Fourth theatrical feature from Bombay-based creative team Sumitra Bhave and Sunil Sukthankar is a respectable if rather sluggish memory drama, looking back on protag’s boyhood as the shining hope of a once-wealthy family fallen into genteel poverty after Independence. Swimming against the Bollywood tide in tenor, restrained musical interludes and Marathi dialogue, pic is worthy albeit unexciting fest fare.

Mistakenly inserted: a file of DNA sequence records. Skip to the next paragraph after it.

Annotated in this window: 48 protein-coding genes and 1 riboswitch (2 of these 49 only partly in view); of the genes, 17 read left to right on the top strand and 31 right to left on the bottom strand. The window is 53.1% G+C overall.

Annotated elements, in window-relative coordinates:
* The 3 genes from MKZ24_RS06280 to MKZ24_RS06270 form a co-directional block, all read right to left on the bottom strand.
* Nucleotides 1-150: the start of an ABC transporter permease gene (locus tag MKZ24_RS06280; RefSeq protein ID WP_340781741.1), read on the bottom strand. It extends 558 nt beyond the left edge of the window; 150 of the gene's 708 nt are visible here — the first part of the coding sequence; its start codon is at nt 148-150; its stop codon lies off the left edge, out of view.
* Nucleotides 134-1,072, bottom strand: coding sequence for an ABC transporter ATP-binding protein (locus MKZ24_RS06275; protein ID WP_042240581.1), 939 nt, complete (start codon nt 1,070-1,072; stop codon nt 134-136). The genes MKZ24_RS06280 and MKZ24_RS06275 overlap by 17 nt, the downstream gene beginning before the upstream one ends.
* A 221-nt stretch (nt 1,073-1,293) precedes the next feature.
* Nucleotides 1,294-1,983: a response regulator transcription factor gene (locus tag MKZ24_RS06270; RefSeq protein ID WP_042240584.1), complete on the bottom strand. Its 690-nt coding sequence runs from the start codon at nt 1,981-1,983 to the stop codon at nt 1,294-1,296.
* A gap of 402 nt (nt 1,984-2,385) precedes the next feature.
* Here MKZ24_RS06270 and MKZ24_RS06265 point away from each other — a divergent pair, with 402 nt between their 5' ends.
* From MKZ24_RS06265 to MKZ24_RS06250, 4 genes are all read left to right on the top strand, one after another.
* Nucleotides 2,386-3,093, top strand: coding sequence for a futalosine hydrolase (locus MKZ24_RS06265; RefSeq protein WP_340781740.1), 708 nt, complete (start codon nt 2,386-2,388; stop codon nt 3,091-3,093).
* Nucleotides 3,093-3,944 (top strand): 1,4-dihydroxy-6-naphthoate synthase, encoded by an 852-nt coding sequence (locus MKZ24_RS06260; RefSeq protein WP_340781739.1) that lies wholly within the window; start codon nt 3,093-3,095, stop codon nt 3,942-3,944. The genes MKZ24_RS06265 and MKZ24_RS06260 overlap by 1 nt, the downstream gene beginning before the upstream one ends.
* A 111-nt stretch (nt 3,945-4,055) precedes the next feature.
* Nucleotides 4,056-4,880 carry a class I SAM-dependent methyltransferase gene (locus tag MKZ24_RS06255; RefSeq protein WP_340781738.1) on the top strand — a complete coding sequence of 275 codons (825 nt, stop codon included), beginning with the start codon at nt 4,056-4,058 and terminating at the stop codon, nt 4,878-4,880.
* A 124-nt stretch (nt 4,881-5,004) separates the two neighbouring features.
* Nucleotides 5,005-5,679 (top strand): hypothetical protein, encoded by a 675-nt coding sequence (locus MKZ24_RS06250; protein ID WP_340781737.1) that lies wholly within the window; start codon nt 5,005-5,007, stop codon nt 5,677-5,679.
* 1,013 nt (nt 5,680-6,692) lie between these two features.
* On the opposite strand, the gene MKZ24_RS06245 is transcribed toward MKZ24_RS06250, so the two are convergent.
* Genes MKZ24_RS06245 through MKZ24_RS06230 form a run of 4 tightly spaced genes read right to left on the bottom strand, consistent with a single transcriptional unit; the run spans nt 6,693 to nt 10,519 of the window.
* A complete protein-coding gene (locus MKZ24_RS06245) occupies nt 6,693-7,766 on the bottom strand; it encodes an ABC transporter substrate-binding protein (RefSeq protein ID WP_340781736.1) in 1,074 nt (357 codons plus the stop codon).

Called back to his home state of Maharastra to accept a life achievement award for charity medical work, Dr. Narayan feels formative memories — the story’s bulk — flooding back for the first time in 40 years. Then, he was a teenager hoping to enter med school, though the clan’s shrinking fortunes made that seem a remote possibility. As his weary mother forever points out, no one else is making the slightest effort: Onetime Gandhi partisan Dad is too high-minded to beg favors from his former comrades; grandma is ailing; an older brother and cousin are pipe-dreaming layabouts. The once-splendid house is falling apart, and the only servant left is an idiot. Some atmospheric widescreen lensing and a couple naturalistically integrated song sequences enliven thoughtful piece that could’ve used more melodrama.